Half the population of Slovenia lives in areas of high seismic risk
Stories, scientific expanations, pictures and video materials are depicting in depth some of the most important natural catastrophee risks, as earthquake and floods, aiming to rise the public awarness in this regard.
The chapter The shocking truth about earthquakes says:
By way of illustration: the most powerful earthquake to hit Slovenia to date had a magnitude of 6.8. The recent earthquake that struck central Italy on the night of 23-24 August 2016, utterly destroying several villages and claiming almost 300 lives, had a magnitude of 6. At first glance it might appear that the Slovenian earthquake was only slightly more powerful than the Italian one - but appearances are deceptive. In reality, each successive degree of magnitude means 30 times more energy released.
In Slovenia, the importance of earthquake insurance first became clear following the second earthquake in the Upper Posocje region in 2004. The fact that their property was insured against earthquakes helped many of the inhabitants of Bovec - one of the worst-hit areas - get through the most difficult moments. Only a handful people in Slovenia had earthquake insurance when the 1998 earthquake struck. Zavarovalnica TRIGLAV agents actually began selling the first earthquake insurance policies in Slovenia in late March 1998. As fate would have it, the date selected to begin marketing this type of insurance in the Posocje region was 13 April 1998 - the day after the earthquake.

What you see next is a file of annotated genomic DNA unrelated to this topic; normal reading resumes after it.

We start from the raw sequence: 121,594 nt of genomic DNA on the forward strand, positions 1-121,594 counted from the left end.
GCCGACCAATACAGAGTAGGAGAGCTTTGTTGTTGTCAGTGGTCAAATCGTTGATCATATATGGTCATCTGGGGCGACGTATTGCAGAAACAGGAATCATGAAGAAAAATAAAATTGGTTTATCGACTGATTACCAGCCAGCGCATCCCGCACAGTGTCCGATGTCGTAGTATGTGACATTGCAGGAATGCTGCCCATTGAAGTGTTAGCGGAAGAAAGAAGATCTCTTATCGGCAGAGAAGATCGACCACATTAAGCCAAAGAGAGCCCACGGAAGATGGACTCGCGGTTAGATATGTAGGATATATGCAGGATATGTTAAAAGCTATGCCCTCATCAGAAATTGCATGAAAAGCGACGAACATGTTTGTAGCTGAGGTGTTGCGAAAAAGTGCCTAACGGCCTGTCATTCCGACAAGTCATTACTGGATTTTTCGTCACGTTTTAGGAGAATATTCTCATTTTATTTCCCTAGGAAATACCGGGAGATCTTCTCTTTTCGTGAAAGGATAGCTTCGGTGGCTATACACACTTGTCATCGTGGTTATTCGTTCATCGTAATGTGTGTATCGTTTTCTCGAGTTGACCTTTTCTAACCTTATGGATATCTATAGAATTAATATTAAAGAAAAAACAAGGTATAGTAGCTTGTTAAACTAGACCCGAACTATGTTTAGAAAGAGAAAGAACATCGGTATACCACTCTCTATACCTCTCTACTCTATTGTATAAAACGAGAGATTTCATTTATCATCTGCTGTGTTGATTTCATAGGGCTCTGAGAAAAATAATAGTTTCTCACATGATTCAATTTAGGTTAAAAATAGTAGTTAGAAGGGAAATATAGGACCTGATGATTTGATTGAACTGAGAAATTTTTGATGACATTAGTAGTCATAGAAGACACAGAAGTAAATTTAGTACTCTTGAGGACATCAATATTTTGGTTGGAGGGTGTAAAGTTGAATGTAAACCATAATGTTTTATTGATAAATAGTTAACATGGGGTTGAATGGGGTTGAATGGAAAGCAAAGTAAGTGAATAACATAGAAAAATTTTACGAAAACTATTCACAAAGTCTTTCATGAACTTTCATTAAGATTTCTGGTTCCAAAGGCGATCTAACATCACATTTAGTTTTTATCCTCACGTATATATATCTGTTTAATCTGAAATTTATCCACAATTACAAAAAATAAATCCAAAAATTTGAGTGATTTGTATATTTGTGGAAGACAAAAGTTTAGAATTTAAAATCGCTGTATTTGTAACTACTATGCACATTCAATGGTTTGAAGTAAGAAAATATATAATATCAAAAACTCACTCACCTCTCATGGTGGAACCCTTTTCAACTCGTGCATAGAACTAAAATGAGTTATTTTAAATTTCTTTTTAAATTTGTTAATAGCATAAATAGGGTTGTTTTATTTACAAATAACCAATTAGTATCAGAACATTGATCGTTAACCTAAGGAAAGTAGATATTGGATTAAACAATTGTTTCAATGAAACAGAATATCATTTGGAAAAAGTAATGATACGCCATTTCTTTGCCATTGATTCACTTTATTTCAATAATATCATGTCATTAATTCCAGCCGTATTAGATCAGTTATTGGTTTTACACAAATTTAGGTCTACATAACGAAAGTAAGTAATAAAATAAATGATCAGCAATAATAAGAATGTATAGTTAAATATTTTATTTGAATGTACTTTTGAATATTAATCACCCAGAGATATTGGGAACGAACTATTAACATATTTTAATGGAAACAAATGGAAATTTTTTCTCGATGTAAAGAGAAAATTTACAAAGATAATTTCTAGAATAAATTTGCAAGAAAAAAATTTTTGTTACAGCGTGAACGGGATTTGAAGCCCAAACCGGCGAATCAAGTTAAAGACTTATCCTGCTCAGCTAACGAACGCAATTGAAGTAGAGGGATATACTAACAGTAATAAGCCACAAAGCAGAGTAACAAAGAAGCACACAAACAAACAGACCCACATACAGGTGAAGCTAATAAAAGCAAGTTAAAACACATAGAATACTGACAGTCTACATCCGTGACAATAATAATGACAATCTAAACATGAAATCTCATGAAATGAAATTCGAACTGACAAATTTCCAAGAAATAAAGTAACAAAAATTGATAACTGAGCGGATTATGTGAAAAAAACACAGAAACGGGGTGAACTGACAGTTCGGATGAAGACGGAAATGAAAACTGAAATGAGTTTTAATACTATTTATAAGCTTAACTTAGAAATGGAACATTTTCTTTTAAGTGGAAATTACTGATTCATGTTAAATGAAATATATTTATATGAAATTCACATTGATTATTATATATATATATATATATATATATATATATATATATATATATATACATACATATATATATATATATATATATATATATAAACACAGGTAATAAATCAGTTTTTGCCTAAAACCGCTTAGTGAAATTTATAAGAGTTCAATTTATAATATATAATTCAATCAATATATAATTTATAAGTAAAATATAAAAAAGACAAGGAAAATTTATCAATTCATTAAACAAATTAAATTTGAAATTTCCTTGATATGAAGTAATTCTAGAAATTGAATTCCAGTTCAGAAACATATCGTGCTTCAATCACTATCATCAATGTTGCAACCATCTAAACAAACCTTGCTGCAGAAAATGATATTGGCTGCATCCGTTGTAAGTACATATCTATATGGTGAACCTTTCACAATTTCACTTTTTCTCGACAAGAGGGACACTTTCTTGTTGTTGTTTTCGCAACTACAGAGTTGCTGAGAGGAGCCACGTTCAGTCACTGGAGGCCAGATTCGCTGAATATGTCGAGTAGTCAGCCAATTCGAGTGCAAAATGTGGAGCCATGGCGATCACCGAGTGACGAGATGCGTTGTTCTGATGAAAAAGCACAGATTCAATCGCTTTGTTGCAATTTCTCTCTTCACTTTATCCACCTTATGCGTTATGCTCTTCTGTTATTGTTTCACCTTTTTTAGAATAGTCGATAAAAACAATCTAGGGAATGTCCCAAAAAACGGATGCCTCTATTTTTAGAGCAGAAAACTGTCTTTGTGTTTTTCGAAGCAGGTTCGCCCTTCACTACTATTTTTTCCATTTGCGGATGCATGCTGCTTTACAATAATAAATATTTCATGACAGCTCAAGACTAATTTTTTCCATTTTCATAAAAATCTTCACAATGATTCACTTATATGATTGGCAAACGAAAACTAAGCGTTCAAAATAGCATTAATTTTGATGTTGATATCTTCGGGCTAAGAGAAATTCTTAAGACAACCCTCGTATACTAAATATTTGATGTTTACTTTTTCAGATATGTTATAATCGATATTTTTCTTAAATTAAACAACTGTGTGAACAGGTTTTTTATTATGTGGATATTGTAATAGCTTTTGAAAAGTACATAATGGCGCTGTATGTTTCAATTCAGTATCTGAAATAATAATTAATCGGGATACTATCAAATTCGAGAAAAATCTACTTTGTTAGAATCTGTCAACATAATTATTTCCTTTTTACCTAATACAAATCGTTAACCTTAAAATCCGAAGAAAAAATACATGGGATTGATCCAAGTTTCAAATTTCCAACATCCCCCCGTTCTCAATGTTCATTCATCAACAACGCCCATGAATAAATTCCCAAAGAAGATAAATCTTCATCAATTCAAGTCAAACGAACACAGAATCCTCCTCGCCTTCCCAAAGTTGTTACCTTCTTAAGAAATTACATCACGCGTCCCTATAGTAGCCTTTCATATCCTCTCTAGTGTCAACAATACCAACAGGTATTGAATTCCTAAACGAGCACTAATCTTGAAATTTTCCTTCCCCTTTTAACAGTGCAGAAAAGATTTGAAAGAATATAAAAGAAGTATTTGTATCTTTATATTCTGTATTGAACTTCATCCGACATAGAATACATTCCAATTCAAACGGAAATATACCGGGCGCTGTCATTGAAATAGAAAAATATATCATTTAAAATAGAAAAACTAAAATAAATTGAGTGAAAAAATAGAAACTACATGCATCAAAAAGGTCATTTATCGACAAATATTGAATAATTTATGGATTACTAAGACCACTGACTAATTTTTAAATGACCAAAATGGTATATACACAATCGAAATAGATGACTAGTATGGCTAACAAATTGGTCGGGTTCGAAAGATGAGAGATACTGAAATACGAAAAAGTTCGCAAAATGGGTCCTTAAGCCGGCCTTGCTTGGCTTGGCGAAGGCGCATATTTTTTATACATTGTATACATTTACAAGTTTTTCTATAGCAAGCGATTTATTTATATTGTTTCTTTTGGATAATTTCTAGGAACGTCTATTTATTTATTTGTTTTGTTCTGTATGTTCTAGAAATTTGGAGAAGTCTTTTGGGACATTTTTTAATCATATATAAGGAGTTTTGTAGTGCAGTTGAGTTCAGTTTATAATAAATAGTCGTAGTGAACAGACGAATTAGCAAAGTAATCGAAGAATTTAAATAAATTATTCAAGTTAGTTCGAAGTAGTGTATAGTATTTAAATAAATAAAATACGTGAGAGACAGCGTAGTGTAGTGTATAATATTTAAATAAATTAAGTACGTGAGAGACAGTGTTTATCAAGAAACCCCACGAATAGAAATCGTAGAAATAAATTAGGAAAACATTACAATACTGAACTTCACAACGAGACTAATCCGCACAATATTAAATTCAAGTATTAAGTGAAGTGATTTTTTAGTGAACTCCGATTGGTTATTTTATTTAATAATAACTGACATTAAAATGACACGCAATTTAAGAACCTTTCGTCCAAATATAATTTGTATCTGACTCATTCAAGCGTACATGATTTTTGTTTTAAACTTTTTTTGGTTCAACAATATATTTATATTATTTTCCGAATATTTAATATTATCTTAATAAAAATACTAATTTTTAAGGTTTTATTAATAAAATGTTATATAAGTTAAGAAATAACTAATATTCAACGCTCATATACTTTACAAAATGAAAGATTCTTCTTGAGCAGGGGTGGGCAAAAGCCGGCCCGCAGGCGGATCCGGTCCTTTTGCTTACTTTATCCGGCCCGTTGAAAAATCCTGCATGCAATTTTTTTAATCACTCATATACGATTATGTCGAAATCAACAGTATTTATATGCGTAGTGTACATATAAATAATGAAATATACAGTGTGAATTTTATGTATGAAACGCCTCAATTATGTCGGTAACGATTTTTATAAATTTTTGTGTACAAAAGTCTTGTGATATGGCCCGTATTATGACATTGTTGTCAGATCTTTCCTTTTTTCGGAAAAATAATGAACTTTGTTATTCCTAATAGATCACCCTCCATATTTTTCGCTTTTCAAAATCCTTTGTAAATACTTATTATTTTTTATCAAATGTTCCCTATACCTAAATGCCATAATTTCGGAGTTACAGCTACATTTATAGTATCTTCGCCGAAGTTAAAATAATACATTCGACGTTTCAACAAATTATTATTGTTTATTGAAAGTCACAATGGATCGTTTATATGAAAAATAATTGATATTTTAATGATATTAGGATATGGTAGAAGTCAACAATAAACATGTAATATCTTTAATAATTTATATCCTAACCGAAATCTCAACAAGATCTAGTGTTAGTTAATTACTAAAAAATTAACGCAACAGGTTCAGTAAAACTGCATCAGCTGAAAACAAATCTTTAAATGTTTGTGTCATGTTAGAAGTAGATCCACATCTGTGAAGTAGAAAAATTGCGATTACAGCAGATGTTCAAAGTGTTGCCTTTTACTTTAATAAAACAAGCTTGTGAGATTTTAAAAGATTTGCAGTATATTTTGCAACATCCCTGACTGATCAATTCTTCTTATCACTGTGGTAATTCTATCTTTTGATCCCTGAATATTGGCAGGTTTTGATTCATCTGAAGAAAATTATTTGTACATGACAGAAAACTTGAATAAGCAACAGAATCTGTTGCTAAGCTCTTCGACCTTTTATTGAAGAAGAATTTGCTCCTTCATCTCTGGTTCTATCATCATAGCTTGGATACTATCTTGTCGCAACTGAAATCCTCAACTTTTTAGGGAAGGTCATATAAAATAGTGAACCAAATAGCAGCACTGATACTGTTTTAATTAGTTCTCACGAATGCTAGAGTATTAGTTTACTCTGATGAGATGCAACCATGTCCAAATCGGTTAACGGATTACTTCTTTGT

"We were the first insurance company in Slovenia to introduce earthquake insurance. The experience we have with earthquakes as an insurance company and our unique insight into the damage they can cause, along with other consequences - these are things that we think it is important to share with the public," explains Matej Ferlan, Executive Director of the Non-Life Insurance Division, with regard to Zavarovalnica Triglav's decision to produce the article The shocking truth about earthquakes.
Readers are learning, among other things, that the Richter Scale isn't a scale at all, that even in Europe earthquakes can trigger tsunamis, and that injuries during earthquakes are often the result of people's panicky reaction when they feel a tremor. Along with such curiosities, there are the stories of some of those who lived through the earthquakes in Slovenia's Upper Posocje region in 1998 and 2004. And thanks to the experience of experts who deal with earthquakes on a daily basis, readers can find out in a clear and practical way how best to prepare for the eventuality of an earthquake. At the end of the article a brief quiz allows them to test what they have learned.